Robert Samuelson has a great editorial in Newsweek which takes his own magazine to task for presenting a piece on global warming that tries to paint the issue as a simplistic morality tale:
If you missed NEWSWEEK’s story, here’s the gist. A “well-coordinated, well-funded campaign by contrarian scientists, free-market think tanks and industry has created a paralyzing fog of doubt around climate change.” This “denial machine” has obstructed action against global warming and is still “running at full throttle.” The story’s thrust: discredit the “denial machine,” and the country can start the serious business of fighting global warming. The story was a wonderful read, marred only by its being fundamentally misleading.
The global-warming debate’s great un-mentionable is this: we lack the technology to get from here to there. Just because Arnold Schwarzenegger wants to cut emissions 80 percent below 1990 levels by 2050 doesn’t mean it can happen. At best, we might curb emissions growth.
Global warming is pure hype. Even if the science is sound, the policy certainly is not: the Kyoto Treaty is worthless, carbon credits are a scam, and the technology to replace fossil fuels is likely to be decades away. Samuelson notes that even if the global warming crusaders get their way, it won’t make a difference: China isn’t going to reduce emissions because we tell them to, and the developing world is rapidly become the central source for CO2 being dumped into the atmosphere.
The reality is that for all the environmentalist doomsaying, the reality is that the planet’s climate varies all the time: Greenland wasn’t given its name for irony’s sake. The figures showing a massive increase in temperatures in the last few years have been shown to be the result of incorrectly processed data. The idea that there’s no room for debate whether anthropogenic global warming exists or not is an idea that directly contradicts science — science is not about consensus, but about reproducible results.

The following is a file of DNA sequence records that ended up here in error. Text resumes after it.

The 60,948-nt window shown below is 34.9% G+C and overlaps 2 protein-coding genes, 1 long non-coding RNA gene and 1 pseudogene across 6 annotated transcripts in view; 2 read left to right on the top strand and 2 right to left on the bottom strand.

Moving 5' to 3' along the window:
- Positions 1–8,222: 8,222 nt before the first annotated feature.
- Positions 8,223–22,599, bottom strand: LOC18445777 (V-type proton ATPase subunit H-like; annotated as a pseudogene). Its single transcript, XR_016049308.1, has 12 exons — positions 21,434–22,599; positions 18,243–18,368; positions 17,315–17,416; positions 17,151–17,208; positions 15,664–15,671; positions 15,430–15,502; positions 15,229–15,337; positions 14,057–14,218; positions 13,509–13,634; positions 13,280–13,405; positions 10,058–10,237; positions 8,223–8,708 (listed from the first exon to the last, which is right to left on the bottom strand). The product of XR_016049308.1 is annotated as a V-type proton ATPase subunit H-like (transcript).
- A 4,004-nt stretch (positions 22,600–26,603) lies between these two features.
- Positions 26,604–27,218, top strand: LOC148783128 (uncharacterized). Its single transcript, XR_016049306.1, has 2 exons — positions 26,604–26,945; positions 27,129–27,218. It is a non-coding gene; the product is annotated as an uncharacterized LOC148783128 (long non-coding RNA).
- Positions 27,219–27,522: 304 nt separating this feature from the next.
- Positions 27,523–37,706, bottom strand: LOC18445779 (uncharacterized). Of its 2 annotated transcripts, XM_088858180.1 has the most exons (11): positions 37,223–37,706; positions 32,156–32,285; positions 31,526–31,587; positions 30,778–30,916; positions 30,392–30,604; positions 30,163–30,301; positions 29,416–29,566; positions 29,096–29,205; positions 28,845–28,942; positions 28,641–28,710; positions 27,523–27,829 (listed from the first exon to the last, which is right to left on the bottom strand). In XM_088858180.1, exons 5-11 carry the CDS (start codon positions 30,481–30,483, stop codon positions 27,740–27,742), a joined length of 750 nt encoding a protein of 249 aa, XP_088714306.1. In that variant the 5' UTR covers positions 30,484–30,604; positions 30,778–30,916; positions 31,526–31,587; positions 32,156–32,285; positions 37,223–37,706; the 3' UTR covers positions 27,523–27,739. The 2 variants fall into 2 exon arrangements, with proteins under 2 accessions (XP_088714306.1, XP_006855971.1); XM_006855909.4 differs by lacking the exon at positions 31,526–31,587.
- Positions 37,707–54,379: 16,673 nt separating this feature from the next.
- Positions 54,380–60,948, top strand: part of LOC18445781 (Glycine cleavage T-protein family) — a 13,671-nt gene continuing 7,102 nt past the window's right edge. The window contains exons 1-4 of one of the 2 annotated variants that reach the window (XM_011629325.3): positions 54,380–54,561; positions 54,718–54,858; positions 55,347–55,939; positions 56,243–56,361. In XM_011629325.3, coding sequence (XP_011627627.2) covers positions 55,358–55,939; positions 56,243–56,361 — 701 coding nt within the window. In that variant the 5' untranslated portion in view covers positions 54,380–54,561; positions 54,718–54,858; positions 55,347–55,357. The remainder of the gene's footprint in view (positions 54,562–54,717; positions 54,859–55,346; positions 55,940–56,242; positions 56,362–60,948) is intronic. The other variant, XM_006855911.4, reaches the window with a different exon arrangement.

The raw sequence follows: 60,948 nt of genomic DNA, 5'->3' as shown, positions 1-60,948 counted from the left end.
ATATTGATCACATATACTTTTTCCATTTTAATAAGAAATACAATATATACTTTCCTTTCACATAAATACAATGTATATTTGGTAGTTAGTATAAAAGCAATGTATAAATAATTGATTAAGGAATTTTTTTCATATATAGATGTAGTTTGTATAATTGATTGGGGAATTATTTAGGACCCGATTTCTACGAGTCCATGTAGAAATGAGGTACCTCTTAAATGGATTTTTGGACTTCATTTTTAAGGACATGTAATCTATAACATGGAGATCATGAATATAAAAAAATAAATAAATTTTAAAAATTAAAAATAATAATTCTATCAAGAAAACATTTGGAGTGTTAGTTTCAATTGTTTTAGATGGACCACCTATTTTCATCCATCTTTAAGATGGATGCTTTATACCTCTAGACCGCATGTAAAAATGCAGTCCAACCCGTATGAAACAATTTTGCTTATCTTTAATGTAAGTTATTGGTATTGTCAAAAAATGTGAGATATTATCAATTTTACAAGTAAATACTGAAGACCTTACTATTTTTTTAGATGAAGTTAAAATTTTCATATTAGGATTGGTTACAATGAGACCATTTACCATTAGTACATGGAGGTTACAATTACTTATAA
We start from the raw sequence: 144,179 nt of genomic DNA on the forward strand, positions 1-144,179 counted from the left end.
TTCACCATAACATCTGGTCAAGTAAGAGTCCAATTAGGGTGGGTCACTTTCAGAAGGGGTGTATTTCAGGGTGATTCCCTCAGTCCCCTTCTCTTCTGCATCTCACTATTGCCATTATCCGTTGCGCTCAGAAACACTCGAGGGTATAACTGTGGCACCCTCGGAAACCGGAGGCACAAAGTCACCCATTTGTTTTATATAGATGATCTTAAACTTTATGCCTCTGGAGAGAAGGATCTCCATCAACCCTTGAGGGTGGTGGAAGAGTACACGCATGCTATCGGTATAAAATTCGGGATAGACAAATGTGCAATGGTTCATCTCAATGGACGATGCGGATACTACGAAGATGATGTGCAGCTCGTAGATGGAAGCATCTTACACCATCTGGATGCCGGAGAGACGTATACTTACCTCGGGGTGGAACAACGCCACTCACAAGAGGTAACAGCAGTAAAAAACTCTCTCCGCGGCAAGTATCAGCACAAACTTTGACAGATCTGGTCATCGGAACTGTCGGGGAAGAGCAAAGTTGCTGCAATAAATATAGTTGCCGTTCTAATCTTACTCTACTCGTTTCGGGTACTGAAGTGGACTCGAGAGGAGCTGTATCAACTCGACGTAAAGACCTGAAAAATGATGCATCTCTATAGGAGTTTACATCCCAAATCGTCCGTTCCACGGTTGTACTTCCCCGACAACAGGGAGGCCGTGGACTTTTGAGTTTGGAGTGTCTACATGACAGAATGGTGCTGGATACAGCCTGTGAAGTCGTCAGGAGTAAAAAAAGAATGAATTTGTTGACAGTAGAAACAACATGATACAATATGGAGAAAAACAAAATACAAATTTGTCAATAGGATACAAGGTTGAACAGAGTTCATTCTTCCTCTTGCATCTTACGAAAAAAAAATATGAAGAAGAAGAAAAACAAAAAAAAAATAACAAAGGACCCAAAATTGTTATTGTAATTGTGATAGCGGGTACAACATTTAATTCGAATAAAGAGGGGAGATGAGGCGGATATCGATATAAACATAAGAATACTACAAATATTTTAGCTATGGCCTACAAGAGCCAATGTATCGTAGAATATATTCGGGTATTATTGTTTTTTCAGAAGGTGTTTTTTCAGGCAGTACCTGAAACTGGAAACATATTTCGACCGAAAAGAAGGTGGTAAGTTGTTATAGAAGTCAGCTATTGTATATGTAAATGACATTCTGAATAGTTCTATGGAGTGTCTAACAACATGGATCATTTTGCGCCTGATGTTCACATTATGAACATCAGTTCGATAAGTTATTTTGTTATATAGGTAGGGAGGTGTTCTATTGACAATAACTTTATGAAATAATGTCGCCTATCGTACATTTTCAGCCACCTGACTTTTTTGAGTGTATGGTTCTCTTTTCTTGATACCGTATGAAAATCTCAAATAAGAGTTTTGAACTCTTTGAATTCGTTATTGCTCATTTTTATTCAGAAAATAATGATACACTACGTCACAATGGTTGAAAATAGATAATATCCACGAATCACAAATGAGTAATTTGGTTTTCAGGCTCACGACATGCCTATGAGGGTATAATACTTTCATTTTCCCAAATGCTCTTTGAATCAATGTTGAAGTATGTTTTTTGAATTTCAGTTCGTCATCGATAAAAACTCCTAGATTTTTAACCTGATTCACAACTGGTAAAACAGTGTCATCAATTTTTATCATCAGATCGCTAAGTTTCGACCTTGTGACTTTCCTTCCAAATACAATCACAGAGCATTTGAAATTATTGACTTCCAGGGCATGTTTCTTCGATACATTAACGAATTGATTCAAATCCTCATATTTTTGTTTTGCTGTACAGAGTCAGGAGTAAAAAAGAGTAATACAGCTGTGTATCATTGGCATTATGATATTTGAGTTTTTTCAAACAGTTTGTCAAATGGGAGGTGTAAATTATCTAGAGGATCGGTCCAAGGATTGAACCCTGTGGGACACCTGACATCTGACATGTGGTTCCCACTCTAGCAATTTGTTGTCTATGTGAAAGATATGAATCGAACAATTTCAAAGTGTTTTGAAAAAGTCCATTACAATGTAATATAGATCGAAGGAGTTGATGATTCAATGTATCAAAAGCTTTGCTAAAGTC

What is truly hypocritical about the global warming lobby is how the argument goes that those who question the status quo on anthropogenic global warming are all part of some sinister cabal. No one seems to question the idea that those who flog those theories do so out of their own sense of self-interest — there’s no quicker way to get funding than to use global warming hysteria, and the global warming lobby has been funded to the tune of $25 billion since 1990. The notion that those who oppose the anthropogenic theory are all in the pockets of Big Oil while those who push it are without conflicts of interest doesn’t hold up to much scrutiny.
Global warming studies should be conducted under rigorous scientific conditions using the same double-blind methods commonly used to eliminate bias in drug tests. If most global warming studies were conducted in that way, much of the hysteria would evaporate as sensationalism was kept in check by hard science.
Unfortunately, that’s not the way the system works, and the constant global warming fear-mongering from the media will undoubtedly continue so long as it sells newspapers and gets academics plenty of government funds — and after that it will be replaced by whatever invented scare captures the popular imagination.
Samuelson is right — global warming should not be turned into yet another crudely politicized issue. Global warming isn’t a simplistic morality tale in which the good environmentalist movement fights the evil forces of Big Oil. Our world is far more complex, and every “solution” for global warming creates tradeoffs, many of which would fundamentally impact our way of life in unpredictable ways. Even some of his suggestions, like a gas tax, are hardly easy pills to swallow — we complain bitterly about the plight of the “working poor” in this country — are we willing to burden them even more in order to slightly reduce our collective carbon footprints.
Good policy involves a logical and rational look at the consequences of any given policy — and when we have a group of people whose tendency towards oversimplification and fear-mongering in control of policy, bad things happen. The climate change debate needs careful study, not hair-shirt politics — unfortunately, there almost none of the former and all too much of the latter.